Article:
Wednesday, March 29, 2017

Petronas' Arif Mahmood's "nothing like Pengerang in this region " comment suggests a desperate attempt to justify excessive costs.

by Ganesh Sahathevan

The matter of Petronas executive VP Md Arif Mahmood (photo above)  defence of the RAPID project has been previously explored in the article:

RAPID refinery " needs a specific type of crude oil "-Petronas executive VP Md Arif Mahmood explains why RAPID refinery will not be as advanced as public were led to believe

Readers will note from the comments to the above article that there has been an attempt to deny that Arif ever uttered those word.To quote one " Nadia"  this writer is  "putting words in others' mouths..... And saying things that they did not say?

Be that as it may, Arif said even more.To the question put to him by Malay Mail Online:

There have been people saying the top management of Petronas was actually unwilling to do this joint venture?
I don’t know how they report this but I think information has to come from credible sources.
Here readers can see for themselves  precisely whose credibility it is that Arif questions, in the linked references from The Star,quoted in  this writer's article titled 
PETRONAS CEO Wan Zulkiflee May Be Sacked, And An EPF Bail Out Of RAPID Likely The Implications Of PM Najib's Claims Of Economic Sabotage.

Having said that, Arif is on a roll, and one must not stop him. He has also said :
If you look at this region, nothing comes close to the Pengerang project. If anything, you will hear about the expansion of refineries, or they may or may not come onstream. This is as real as it can be.
At this point, the level of hyperbole, which one would not expect from a national oil company, becomes too much to bear and readers are simply referred to these projects in Singapore.

On the matter of feedstock, given that the RAPID refinery " needs a specific type of crude oil ":

On the matter of storage,and thus access to feedstock:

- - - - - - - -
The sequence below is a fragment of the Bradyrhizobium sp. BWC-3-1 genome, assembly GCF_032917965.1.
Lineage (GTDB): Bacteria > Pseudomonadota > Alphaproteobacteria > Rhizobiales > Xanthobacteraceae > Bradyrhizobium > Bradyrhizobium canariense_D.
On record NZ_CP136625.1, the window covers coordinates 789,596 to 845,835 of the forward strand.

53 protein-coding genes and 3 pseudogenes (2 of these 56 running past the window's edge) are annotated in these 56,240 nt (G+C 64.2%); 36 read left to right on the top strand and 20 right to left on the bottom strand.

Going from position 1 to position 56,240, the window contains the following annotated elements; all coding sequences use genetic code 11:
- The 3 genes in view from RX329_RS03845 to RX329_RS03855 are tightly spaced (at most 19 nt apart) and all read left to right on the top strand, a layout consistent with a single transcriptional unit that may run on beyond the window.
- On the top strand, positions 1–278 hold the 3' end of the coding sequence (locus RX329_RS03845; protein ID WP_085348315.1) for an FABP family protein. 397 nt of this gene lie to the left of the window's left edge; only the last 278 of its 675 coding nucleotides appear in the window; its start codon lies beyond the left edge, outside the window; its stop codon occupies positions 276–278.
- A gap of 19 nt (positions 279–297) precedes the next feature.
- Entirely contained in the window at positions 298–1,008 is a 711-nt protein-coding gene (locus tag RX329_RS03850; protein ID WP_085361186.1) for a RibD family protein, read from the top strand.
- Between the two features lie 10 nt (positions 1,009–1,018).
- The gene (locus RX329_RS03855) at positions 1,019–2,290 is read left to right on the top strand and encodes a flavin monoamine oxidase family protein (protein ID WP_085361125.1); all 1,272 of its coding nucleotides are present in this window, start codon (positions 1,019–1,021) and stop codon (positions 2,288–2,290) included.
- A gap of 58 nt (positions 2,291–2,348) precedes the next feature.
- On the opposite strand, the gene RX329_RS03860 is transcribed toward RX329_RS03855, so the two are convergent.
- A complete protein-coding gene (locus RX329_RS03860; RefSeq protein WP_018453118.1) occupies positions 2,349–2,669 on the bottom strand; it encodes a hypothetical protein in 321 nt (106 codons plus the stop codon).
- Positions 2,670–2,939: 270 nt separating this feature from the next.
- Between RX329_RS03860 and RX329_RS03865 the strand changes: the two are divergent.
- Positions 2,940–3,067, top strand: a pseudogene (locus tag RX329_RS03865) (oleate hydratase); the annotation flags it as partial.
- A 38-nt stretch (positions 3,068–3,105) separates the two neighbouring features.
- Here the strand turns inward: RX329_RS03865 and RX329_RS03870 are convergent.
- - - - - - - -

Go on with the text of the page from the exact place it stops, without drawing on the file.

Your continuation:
The Jurong Rock Caverns, being built 150 metres underneath petrochemical hub Jurong Island, will be taller than a nine-storey building and store almost 1.5 million cubic metres of oil -- the capacity of 600 Olympic swimming pools.

The real question here is this:Why the over the top attempt to justify Pengerang and RAPID? Is the real issue here cost over-runs, that now need to be justified?

Malay Mail Online


Nothing in this region comes close to Pengerang

‘We need crude, and we were looking for partners who can actually secure us supply of crude,’ Arif said. — Picture by Ahmad ZamzahuriKUALA LUMPUR, March 27 — In an interview with the Malay Mail recently, Petronas downstream chief executive officer and group executive vice president Md Arif Mahmood elaborated further on the Aramco deal in the Refinery and Petrochemical Integrated Development (RAPID) project and explained why the company was not forced to enter the deal with Aramco as well as the need for Petronas to look into regional demands for oil and gas.
With the recent signing of the agreement with Aramco, how are things going at RAPID?
Just to be clear, RAPID is just a part of the whole Pengerang project. The whole complex today has progressed by 60 per cent and we are doing well. The Aramco deal is actually a share purchase agreement of 50 per cent of RAPID, which means they have signed up to be our partner in this project.
At this stage, it revolves around the refinery and the cracker.
When you say RAPID, what do you mean?
The refinery, the cracker and petrochemicals. After that, we have the regassing facilities, power plant and a lot more.
Is the project 60 per cent complete?
So far the progress has been good, and it is progressing as planned.
When will it be completed?
We are still on track, and the plan is to get it operational by 2019.
Would RAPID be refining only Aramco crude following this deal?
Since the partnership is 50-50, and with this, Aramco will supply at least 50 per cent of the 300,000 barrels of crude oil to be refined at RAPID.
What will be the use of the fuel refined at RAPID?
The intent is to predominantly supply the domestic market but eventually, it will be for regional distribution.
Why Aramco? No one has asked this question.